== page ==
Suffocated by her mother’s towers of boxes, stacks of paper and piles of junk, Erin helped dig herself out and breathe again with a simple act of defiance.

By Erin Rabitcheff Illustration Juliette Borda

It was freshman year in college and the guy I was dating had just driven us more than four hours from Providence, RI, to my apartment building on the Upper West Side of Manhattan. As I stepped out of the car, he asked if he could use my bathroom. I said no, making up some excuse—I never invited anyone into my family’s apartment. Puzzled, he drove off. Eventually we parted ways, but I held fast to my secrets. I never told him the reason I wouldn’t let him in.

If he had entered, he would have encountered utter chaos. Walking directly into the living room/bedroom I shared with my mother, he would have seen a bed surrounded by piles of books, magazines, paper, boxes and plastic bags. Topping off the piles was displaced clothing, which belonged in the dresser that was buried in another room. He’d have also noticed what was missing: everyday items like a couch and chairs, paintings or photos on the walls—and floor space. And if he had actually used our dingy bathroom, he might have spotted my absentee father’s worn-out red-and-black-checkered toothbrush, which my mother had let sit there for years. That object was proof that he was not in fact the apparition he had become. There was too much to explain and I was ferociously attached to my secrets, which included a larger-than-life mother whom I loved and admired, yet pitied and feared.

Although I was forced into close quarters with my mother, the irony was that my very own room and bed were so close I could literally touch them. From my vantage point on my side of the bed I shared with my mother, I would stare wistfully at the Ethan Allen four-poster, unused mattress and box spring, still pristine in their boxes that leaned against the wall. My mother had purchased them for me when I was 11. The back room, or the second bedroom for which the bed had been intended, was overflowing with my mother’s possessions. Over the years I cried, begged and pleaded with her to set up my room. She was insulted that I would question her promise to clear out the space. It was not until 13 years after the bed’s purchase, when I left home at the age of 24, that I finally slept in it. When I moved my mother into a nursing home years later, the so-called second bedroom had never served its purpose beyond being a warehouse.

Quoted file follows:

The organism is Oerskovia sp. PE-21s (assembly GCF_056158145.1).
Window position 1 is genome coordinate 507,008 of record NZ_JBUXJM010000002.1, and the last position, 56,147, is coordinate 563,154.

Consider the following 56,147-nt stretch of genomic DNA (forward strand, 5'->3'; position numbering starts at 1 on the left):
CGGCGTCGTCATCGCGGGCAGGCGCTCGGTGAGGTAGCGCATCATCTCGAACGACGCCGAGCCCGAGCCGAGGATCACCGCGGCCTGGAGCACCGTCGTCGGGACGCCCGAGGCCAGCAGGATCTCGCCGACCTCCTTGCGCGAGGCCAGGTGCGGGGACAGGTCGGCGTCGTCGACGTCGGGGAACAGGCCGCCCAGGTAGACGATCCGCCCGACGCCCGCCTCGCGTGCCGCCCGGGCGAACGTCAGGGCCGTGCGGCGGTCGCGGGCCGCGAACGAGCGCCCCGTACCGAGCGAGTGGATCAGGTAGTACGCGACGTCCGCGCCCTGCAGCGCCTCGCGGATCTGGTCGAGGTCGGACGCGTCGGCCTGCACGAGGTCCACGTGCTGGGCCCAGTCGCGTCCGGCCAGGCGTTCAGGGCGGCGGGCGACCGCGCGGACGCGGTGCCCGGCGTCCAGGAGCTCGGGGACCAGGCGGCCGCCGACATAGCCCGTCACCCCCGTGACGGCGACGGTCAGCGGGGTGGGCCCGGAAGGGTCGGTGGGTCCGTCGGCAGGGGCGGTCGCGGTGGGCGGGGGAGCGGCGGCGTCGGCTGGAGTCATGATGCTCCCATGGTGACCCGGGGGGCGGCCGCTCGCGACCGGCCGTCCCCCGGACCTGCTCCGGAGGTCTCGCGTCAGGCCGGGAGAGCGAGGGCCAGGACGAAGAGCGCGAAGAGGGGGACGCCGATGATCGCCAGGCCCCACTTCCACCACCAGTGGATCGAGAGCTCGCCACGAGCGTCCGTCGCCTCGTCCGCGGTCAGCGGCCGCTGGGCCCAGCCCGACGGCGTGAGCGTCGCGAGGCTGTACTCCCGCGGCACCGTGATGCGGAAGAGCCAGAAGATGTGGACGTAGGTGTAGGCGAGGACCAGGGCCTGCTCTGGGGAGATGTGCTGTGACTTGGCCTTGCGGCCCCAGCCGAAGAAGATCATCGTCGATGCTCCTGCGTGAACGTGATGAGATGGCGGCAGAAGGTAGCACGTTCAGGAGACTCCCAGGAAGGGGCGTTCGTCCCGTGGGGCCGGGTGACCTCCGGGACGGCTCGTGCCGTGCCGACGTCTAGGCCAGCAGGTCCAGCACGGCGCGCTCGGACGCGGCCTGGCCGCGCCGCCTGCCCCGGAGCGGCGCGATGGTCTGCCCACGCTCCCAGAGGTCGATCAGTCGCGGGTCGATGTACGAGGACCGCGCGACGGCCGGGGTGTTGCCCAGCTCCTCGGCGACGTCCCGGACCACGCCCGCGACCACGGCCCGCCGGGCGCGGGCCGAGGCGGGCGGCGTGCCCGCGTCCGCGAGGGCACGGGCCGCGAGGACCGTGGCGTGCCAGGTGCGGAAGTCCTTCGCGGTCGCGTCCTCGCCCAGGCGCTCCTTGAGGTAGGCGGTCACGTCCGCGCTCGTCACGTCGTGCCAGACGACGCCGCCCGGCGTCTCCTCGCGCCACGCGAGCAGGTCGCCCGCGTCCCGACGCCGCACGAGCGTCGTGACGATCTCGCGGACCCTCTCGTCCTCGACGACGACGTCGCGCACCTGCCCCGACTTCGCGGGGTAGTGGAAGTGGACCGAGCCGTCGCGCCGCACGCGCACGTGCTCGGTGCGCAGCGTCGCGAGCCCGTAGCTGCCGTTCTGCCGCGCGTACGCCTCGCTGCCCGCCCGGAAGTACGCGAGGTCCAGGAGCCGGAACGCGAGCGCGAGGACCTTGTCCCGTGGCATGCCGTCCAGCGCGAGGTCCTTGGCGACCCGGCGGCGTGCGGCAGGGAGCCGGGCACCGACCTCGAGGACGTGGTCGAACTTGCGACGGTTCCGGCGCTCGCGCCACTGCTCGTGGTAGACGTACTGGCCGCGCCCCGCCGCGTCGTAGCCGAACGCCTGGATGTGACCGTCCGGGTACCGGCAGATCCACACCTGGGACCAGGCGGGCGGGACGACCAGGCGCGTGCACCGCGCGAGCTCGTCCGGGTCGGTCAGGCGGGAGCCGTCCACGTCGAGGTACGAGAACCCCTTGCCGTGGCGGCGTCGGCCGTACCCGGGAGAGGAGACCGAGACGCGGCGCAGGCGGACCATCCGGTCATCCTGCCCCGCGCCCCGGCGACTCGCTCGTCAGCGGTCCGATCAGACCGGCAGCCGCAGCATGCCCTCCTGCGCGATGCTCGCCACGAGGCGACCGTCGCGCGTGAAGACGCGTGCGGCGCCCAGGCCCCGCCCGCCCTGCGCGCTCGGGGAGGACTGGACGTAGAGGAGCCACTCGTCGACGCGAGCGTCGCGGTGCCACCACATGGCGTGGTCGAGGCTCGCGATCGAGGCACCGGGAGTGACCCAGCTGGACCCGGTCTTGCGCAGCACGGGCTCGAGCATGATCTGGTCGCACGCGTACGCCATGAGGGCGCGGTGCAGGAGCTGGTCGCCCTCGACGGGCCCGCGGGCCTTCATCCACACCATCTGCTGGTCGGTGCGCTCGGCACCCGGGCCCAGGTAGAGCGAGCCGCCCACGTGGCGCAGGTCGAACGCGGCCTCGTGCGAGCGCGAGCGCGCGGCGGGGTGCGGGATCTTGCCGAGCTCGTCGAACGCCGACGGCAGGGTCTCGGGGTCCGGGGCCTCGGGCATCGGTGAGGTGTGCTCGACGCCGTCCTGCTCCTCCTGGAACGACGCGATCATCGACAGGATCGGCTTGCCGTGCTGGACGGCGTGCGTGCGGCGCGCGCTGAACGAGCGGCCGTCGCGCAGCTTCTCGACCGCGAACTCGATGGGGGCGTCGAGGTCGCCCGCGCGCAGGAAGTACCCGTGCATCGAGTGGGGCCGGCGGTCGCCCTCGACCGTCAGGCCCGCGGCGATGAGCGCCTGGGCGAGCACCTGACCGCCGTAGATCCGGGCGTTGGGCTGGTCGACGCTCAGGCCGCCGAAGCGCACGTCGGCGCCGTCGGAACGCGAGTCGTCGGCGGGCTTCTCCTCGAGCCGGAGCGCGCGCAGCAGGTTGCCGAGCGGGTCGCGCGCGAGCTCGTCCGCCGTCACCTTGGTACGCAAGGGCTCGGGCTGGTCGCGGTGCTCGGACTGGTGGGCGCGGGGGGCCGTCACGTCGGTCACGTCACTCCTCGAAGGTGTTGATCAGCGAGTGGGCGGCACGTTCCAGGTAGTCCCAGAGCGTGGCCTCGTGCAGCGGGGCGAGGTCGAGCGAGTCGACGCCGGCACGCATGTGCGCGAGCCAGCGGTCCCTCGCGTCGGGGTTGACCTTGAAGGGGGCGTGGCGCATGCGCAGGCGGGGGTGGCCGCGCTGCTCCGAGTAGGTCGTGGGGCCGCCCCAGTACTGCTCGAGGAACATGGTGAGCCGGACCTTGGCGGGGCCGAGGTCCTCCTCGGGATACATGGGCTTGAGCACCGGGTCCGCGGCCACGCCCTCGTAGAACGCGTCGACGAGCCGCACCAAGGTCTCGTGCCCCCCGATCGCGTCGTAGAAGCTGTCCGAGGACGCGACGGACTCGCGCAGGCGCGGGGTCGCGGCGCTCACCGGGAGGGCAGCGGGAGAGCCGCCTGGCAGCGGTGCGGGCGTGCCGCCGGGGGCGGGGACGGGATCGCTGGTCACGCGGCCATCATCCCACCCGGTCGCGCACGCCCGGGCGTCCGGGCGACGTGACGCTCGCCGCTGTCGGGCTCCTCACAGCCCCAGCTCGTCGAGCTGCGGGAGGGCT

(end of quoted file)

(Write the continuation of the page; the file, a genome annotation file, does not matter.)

When the time had come to look at colleges, I applied to eight schools outside of New York City so I wouldn’t have to live at home. By the end of freshman year, I realized that thanks to distance, I had cautiously begun to shed a tiny bit of the hold my mother and her apartment had on me. In the dorm I’d experienced sleeping alone for the first time in my life. I could go to bed when I wanted and without hearing my mother complaining about her job, worrying that there was never enough money, or telling me about something she had just read or watched on television into the wee hours of the night. There were fewer objects around me and I felt like I could breathe.

As I packed up my things for summer vacation that first year, I casually put items in boxes until my eyes landed on the old digital clock my mother had given me. The numbers were supposed to flip over as the time passed, but they were so badly broken that they sometimes looked like letters or a foreign language. I thought about the friends who would stop by my dorm room and laugh when they saw it. It didn’t even tell time. I picked up the clock and thought, “This is unusable—I should throw it away.” The idea felt both liberating and frightening. I imagined most people would not have kept a clock that could no longer tell time—except for me. I was different. I had grown up with a hoarder. In my home no one was allowed to throw anything away without her permission, which was rarely granted.

I didn’t know what a hoarder was in those days, but what I did know for certain was that no one had an apartment like ours. Everyone had space to sit on their chairs and eat at their dining table. As a kid, whenever I visited a friend—it didn’t really matter which one—I secretly wished to be adopted so I could have a home I wouldn’t have to hide.

I remember moving into that apartment when I was 5. It was empty and there was ample, precious space. That is my last memory of being able to walk freely through it. Over the years my mother would go shopping, weekly, and buy magazines, clothes, Waterford crystal, toys, books, yarn, sewing patterns, records, mugs, cleaning supplies and anything that was on sale. When I was older, I accompanied her on some of these trips. I felt important as we discussed bargains and ate tea sandwiches at a department store restaurant. (She reveled in her fine taste and ability to get a good deal.) Many items remained forever in their boxes. My mother kept everything from the sacred to the mundane in ever-growing piles. There were receipts, letters, telephone bills, bank statements, photographs, coupons, newspapers, catalogs, music books for me, report cards and every piece of homework, artwork or scribble that my younger brother and I had ever attempted. Objects had equal value; they also had more value than the people surrounding them. The apartment was her domain and everything it contained became her possession, including my brother and me.

Ownership anchored my mother and drove her to shop in such a ritualized way that it became a homegrown religion. This was a woman who grew up poor during the Depression in the Deep South. She was a smart girl who showed such promise that the nuns at her school found a way to fund her education past the eighth grade. But her mother refused to take charity, so she ended up at the “colored” school, an hour and a half away from her home. It was so overcrowded that no one noticed when she left in ninth grade to start working.